In the midst of a pandemic, sometimes it’s hard to tell what week, much less month we’re in. Holidays in particular become very different. However, the calendar and the temperatures outside both affirmed Saturday as the 4th of July, Independence Day, the commemoration of the signing of one of the most radical manifestos ever written, the Declaration of Independence.
The courage and, quite frankly, hubris of our founding fathers to declare themselves and their thirteen colonies free of the British Crown (“Absolved from all Allegiance”) when they had no real army and were facing the largest and most militarily strong empire in the world at that time almost takes your breath away. And, after seven long, bloody and always uncertain years, that independence was formalized in the Treaty of Paris on September 3, 1783 (my birthday, although I came along a few years later…).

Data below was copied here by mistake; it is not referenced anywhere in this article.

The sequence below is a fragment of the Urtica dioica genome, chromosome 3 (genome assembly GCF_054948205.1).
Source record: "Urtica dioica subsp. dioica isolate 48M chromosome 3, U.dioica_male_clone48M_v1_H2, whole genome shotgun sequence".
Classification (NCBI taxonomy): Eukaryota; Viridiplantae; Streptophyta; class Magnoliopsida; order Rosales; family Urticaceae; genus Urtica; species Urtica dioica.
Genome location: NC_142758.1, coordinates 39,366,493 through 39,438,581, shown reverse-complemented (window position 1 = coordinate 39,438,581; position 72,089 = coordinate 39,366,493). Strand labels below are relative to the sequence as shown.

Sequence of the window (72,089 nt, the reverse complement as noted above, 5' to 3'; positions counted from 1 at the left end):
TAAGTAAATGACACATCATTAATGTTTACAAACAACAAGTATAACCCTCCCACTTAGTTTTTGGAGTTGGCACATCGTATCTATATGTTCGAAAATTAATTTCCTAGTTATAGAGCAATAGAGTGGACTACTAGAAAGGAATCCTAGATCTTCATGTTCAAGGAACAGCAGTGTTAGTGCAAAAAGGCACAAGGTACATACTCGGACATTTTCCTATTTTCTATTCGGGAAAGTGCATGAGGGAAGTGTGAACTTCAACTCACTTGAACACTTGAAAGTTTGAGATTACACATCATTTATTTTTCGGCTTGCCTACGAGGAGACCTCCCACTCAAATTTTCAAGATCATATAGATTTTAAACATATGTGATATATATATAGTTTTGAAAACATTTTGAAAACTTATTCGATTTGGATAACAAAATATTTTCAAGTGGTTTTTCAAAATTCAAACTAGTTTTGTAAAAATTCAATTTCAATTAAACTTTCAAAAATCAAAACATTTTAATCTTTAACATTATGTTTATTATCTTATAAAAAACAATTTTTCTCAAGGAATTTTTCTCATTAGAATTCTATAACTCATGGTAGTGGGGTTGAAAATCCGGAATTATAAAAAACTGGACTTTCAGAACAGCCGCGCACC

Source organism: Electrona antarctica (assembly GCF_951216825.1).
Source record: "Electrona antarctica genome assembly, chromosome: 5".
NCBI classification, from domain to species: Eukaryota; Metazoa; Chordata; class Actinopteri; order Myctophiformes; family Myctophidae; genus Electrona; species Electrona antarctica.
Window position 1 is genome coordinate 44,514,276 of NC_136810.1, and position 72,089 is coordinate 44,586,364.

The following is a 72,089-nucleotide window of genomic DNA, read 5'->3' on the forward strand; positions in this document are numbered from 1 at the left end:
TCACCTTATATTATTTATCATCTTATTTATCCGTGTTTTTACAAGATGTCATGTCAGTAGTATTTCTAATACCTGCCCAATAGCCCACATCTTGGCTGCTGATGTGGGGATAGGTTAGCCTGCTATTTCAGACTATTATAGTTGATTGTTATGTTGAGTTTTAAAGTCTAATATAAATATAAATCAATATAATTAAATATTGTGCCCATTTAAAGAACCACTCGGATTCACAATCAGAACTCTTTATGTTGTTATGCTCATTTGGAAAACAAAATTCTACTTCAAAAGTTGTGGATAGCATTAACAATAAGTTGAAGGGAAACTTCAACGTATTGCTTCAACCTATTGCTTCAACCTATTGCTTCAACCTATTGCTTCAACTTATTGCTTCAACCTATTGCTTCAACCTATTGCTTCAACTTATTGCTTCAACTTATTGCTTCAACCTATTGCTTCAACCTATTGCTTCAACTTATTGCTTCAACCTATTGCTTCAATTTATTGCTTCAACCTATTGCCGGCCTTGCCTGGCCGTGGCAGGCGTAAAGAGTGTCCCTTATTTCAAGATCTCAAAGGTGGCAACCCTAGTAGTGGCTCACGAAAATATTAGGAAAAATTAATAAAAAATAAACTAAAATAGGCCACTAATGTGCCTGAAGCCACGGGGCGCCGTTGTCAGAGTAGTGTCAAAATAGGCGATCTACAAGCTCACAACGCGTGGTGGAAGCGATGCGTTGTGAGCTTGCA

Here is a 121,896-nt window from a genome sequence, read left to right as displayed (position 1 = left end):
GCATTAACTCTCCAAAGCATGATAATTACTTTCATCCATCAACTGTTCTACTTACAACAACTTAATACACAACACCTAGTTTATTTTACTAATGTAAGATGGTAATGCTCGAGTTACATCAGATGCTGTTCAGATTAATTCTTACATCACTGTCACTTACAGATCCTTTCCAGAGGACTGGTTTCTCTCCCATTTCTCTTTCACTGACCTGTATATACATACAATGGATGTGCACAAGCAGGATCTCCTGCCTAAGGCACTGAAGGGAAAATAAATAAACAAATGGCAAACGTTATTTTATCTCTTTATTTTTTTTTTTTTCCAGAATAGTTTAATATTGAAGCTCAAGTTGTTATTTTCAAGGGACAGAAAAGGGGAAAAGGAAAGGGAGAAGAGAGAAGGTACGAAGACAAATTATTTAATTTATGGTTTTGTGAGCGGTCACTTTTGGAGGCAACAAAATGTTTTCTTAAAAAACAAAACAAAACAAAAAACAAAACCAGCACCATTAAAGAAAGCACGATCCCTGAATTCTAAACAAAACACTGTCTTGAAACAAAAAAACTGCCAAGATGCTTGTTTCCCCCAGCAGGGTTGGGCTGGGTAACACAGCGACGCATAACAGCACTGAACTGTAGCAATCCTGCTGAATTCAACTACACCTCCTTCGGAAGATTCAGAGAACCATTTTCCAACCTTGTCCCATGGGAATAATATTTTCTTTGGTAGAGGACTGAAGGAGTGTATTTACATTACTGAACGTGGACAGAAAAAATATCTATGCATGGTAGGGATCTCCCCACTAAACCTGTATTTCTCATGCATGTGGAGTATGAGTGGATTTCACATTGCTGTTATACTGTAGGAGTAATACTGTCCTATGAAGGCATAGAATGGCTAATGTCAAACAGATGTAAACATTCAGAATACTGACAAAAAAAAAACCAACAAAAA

“We hold these truths to be self-evident, that all men are created equal, that they are endowed by their Creator with certain unalienable Rights, that among these are Life, Liberty and the pursuit of Happiness.--That to secure these rights, Governments are instituted among Men, deriving their just powers from the consent of the governed.”
The power and audacity of those lines remains striking to this day. So does the irony.
To properly honor our great but flawed country’s celebration of its independence, it bears reflection on not just how far we’ve come in the past 244 years but also on how far we still must travel.
We have much work to do as a country and as a Y to fulfill our potential, to recognize all people as actually created equal and fully permitted the pursuit of happiness, without exception.
If our Declaration of Independence is to have real meaning to all Americans, then we all must embrace the fact that Black lives matter.
At the Y in Central Maryland, we celebrate Independence Day while we continue to strive for “a more perfect union.” I invite all who wish to participate in that effort to join us. We need you.
All the best,
John K. Hoey
President & CEO
The Y in Central Maryland